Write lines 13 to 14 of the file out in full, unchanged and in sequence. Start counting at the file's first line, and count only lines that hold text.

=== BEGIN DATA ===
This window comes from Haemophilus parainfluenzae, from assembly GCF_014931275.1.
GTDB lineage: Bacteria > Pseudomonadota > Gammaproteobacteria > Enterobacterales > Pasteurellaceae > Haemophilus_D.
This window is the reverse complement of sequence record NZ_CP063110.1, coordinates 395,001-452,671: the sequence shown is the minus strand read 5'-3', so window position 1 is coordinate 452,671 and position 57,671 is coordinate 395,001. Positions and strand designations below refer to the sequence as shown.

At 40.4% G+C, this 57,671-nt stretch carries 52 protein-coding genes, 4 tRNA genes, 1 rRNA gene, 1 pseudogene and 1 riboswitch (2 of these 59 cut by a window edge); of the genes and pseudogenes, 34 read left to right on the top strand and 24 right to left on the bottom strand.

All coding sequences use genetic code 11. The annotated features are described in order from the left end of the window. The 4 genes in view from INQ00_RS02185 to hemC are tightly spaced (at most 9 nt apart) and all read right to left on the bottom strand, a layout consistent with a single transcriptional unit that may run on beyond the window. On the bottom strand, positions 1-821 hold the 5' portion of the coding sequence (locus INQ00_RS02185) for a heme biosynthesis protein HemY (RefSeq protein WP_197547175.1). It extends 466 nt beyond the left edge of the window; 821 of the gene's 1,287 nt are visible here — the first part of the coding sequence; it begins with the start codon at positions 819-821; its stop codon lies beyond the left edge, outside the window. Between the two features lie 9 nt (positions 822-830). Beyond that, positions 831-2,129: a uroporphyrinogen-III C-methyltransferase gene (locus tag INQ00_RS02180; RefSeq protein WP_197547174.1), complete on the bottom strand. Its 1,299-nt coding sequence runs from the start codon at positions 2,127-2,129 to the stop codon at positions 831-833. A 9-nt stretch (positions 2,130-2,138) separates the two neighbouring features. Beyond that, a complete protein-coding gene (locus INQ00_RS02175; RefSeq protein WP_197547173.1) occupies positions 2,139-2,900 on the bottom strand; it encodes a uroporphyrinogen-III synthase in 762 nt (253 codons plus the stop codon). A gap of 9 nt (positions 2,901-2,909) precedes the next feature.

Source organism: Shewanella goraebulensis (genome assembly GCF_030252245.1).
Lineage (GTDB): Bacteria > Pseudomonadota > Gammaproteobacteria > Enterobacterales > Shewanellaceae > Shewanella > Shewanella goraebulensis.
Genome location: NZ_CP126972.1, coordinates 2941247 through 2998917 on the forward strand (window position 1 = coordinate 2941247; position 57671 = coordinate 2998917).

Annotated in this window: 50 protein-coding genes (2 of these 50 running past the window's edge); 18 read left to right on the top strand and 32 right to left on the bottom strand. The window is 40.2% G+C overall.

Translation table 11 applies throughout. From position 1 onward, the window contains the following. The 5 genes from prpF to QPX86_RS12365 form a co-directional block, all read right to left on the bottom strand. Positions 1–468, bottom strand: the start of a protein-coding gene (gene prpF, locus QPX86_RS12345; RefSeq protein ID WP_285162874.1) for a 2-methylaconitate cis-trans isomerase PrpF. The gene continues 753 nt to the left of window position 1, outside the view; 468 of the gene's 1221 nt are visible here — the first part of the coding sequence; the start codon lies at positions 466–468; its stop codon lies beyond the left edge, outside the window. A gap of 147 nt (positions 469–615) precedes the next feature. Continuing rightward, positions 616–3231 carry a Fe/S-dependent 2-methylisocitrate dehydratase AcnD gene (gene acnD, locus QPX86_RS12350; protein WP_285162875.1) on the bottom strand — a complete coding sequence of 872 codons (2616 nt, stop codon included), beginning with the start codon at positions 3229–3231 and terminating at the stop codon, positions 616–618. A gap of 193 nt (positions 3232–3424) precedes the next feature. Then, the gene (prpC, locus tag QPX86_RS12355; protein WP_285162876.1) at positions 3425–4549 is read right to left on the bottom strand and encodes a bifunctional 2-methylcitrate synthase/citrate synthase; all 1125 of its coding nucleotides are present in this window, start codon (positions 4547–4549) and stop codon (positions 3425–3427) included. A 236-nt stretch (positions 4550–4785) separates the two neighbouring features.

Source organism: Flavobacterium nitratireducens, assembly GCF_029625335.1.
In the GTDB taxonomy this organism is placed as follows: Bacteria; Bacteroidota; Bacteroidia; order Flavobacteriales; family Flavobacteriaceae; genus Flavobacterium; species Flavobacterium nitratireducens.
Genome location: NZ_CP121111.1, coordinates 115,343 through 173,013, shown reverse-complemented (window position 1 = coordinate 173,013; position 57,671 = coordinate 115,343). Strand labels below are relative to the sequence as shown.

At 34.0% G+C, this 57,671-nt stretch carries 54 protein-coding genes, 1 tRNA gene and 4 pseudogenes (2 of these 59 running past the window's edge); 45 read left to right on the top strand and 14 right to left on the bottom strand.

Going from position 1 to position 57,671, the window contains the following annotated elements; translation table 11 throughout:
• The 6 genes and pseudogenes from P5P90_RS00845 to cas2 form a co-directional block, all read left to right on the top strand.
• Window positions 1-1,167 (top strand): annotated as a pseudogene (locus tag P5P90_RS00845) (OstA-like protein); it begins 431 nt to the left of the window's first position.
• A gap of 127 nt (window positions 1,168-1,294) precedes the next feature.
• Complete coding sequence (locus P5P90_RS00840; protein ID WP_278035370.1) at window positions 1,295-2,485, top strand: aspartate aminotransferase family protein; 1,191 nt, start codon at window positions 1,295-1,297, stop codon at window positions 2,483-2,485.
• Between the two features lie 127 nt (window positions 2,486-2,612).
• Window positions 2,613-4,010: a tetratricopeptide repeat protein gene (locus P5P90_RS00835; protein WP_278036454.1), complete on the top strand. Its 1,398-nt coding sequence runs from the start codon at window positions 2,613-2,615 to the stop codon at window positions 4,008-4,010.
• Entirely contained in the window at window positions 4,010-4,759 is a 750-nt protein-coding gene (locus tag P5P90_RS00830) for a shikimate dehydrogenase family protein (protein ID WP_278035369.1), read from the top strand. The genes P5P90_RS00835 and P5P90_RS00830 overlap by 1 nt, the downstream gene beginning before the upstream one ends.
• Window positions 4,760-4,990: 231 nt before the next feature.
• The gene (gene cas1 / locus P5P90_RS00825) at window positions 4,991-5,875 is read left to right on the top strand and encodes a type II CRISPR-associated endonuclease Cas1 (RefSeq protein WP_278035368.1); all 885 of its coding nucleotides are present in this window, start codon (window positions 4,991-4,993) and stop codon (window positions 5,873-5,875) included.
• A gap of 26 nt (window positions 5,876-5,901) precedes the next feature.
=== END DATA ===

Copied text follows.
Genome location: NZ_CP121111.1, coordinates 115,343 through 173,013, shown reverse-complemented (window position 1 = coordinate 173,013; position 57,671 = coordinate 115,343). Strand labels below are relative to the sequence as shown.

At 34.0% G+C, this 57,671-nt stretch carries 54 protein-coding genes, 1 tRNA gene and 4 pseudogenes (2 of these 59 running past the window's edge); 45 read left to right on the top strand and 14 right to left on the bottom strand.